2019 BMC TM01 Road UCI config 7.36kg

BdaGhisallo
Posts: 2436
Joined: Wed Mar 17, 2004 1:38 pm

by BdaGhisallo

Stendhal wrote:
Sun Nov 03, 2019 3:26 pm
Nefarious86 wrote:
Sat Oct 19, 2019 4:24 am
Quite frankly anyone thinking that changing Di2 to wierless resembles a step forward has rocks in their head. Bar the one step of setting a bike up out of the box wires just work, one battery to charge and plenty of customisation with shift profiles.

Wires failing through poor setup or lack of maintenance isn't a fault of the system but of the end user unlike the generations long barely adequate front shifting with Sram..

Sent from my SM-G977B using Tapatalk
As I explained in an earlier post, SRAM provided and still provides major advantages by eliminating the wire (AND the cable housing AND the junction box) is its excellent-performance electronic shifting innovation.
No matter what I am using, I always prefer a wired connection to a wireless solution. An ethernet cable connection beats wifi any day, for instance. I see the wired connections of DI2 as a feature, not something to try and eliminate.

User avatar
Stendhal
Posts: 383
Joined: Sun Sep 25, 2016 1:43 am
Location: Silicon Valley

by Stendhal

spdntrxi wrote:
Sun Nov 03, 2019 3:36 pm
Stendhal wrote:
Sun Nov 03, 2019 3:26 pm
Nefarious86 wrote:
Sat Oct 19, 2019 4:24 am
Quite frankly anyone thinking that changing Di2 to wierless resembles a step forward has rocks in their head. Bar the one step of setting a bike up out of the box wires just work, one battery to charge and plenty of customisation with shift profiles.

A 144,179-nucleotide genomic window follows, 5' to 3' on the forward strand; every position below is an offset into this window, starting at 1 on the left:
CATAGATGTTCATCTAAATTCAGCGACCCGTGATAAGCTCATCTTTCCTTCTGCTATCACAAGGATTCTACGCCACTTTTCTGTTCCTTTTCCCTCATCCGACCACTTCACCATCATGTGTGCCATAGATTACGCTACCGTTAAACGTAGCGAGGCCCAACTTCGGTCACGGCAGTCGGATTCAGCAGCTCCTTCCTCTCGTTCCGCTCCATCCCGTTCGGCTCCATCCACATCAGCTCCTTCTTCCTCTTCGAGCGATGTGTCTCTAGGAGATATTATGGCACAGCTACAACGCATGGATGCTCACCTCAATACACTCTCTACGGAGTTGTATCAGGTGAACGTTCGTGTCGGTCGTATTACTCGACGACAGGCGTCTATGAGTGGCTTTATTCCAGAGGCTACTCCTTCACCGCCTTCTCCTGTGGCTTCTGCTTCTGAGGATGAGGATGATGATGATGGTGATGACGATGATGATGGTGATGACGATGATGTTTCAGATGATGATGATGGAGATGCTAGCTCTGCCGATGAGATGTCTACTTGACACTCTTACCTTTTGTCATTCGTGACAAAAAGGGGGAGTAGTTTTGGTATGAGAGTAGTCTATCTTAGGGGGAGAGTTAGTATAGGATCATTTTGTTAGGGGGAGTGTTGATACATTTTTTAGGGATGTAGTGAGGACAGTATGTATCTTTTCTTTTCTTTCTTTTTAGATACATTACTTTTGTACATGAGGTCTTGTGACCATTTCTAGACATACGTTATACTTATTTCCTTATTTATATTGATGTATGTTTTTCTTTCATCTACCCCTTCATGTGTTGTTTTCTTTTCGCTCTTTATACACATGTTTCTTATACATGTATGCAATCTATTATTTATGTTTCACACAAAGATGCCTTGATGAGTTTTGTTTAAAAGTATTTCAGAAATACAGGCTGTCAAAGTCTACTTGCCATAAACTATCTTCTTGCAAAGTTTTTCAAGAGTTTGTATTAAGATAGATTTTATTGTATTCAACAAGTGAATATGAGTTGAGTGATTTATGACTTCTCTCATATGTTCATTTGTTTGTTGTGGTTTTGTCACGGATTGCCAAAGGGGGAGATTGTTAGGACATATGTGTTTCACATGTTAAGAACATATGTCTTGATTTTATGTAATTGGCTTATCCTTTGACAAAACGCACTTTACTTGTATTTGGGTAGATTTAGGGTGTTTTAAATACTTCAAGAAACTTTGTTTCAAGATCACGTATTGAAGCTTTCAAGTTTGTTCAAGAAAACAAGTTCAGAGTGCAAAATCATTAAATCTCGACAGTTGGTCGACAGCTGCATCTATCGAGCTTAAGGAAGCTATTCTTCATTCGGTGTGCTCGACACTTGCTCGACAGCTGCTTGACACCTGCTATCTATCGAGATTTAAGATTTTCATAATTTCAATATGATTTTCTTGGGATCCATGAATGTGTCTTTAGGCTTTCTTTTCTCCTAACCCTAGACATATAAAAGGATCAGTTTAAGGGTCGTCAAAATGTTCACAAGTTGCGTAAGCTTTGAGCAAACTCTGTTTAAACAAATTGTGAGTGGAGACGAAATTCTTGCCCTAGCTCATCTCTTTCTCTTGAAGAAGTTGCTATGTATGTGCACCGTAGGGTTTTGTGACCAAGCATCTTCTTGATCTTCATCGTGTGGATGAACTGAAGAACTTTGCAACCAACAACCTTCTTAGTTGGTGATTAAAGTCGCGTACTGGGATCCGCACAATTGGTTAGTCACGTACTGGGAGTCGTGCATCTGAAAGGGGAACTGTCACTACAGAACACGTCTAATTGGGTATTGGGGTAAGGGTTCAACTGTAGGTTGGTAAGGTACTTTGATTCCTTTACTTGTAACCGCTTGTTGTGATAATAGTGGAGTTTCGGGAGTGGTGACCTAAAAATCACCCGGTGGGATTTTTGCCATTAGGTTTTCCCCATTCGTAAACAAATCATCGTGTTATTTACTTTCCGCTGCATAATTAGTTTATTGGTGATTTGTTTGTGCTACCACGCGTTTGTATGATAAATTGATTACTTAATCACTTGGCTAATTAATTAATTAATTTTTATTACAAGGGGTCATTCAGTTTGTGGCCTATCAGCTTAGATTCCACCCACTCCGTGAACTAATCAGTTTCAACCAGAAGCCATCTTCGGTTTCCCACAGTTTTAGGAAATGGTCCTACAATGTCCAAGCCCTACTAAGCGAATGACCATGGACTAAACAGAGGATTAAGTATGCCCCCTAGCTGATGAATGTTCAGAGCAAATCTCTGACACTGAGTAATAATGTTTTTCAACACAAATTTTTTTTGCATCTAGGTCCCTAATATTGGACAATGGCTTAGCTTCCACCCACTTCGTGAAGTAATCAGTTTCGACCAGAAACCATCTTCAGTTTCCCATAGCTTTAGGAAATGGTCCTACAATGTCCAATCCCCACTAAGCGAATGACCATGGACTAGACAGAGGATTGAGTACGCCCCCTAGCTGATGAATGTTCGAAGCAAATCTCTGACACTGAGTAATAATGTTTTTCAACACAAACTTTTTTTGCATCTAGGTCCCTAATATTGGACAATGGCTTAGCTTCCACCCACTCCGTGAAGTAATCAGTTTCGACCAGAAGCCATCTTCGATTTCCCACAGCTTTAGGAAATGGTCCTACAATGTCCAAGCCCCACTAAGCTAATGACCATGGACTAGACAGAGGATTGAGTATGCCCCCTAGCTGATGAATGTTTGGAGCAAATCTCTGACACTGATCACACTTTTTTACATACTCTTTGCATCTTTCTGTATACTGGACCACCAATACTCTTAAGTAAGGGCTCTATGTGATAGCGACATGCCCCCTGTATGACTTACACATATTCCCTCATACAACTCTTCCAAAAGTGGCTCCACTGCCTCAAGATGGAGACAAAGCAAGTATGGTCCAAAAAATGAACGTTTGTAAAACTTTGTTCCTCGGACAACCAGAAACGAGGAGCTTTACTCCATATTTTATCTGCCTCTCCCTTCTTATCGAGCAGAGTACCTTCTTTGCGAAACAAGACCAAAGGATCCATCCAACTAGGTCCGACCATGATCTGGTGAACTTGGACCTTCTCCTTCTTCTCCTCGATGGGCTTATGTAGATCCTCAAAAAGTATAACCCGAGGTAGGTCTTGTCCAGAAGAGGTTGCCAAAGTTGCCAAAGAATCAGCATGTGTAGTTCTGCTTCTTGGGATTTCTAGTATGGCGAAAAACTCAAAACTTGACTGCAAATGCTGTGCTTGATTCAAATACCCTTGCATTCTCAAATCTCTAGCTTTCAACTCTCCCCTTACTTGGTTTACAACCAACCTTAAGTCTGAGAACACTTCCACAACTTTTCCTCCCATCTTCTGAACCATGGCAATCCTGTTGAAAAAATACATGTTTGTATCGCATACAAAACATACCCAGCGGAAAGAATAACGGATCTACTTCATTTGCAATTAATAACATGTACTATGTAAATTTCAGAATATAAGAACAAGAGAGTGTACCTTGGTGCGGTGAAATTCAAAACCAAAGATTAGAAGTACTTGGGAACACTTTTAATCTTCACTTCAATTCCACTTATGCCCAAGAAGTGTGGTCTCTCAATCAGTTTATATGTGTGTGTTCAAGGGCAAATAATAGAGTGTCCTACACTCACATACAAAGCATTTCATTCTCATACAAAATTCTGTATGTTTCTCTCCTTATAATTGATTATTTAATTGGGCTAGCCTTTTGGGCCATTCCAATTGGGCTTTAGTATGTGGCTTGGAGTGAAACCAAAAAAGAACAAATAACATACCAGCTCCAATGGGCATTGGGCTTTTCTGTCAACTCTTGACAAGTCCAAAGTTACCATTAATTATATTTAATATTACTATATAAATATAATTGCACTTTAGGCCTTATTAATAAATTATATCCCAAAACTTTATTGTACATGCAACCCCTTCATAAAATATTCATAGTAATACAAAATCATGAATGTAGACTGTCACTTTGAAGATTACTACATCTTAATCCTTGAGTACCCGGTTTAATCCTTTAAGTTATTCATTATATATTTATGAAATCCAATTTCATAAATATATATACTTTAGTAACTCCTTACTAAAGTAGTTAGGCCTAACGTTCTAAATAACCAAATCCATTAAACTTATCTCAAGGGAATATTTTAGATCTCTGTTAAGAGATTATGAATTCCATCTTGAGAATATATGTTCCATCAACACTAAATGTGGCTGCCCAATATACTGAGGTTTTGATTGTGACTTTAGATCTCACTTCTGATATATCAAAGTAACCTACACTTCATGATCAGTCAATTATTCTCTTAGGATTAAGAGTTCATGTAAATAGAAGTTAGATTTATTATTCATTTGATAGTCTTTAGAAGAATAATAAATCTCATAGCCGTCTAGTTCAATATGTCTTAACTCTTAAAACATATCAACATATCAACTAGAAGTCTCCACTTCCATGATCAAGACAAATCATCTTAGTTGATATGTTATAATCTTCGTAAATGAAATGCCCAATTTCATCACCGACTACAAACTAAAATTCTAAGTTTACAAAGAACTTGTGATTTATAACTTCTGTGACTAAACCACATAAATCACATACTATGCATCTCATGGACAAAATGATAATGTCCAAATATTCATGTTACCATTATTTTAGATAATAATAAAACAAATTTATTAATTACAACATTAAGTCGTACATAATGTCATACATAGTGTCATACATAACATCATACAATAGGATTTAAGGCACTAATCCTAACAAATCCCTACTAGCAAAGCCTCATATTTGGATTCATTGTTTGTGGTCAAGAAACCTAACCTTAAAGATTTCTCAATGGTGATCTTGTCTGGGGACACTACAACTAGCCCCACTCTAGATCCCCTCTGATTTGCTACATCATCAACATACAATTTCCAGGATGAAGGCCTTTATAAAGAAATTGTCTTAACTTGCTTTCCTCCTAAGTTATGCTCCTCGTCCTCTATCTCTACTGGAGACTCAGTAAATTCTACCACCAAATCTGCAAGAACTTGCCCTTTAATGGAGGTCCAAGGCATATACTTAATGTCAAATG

Wires failing through poor setup or lack of maintenance isn't a fault of the system but of the end user unlike the generations long barely adequate front shifting with Sram..

Sent from my SM-G977B using Tapatalk
As I explained in an earlier post, SRAM provided and still provides major advantages by eliminating the wire (AND the cable housing AND the junction box) is its excellent-performance electronic shifting innovation.
it's a one time thing though.... it's not like it's continuous. So I save 10min on the initial install... it's not major for 99% . It would only be major for someone that had a frame that had to run externally.
The benefit in not needing a bike designed to accommodate extra cabling is continuous.
The benefit in not needing a junction box, some of which are still held by ugly zip ties, is continuous.
The benefit in not carrying the extra weight of two cables (housing, wires) is continuous. This is Weight Weenies, after all :D
Cervelo Aspero (7.75); Orbea Orca OMX (7.30)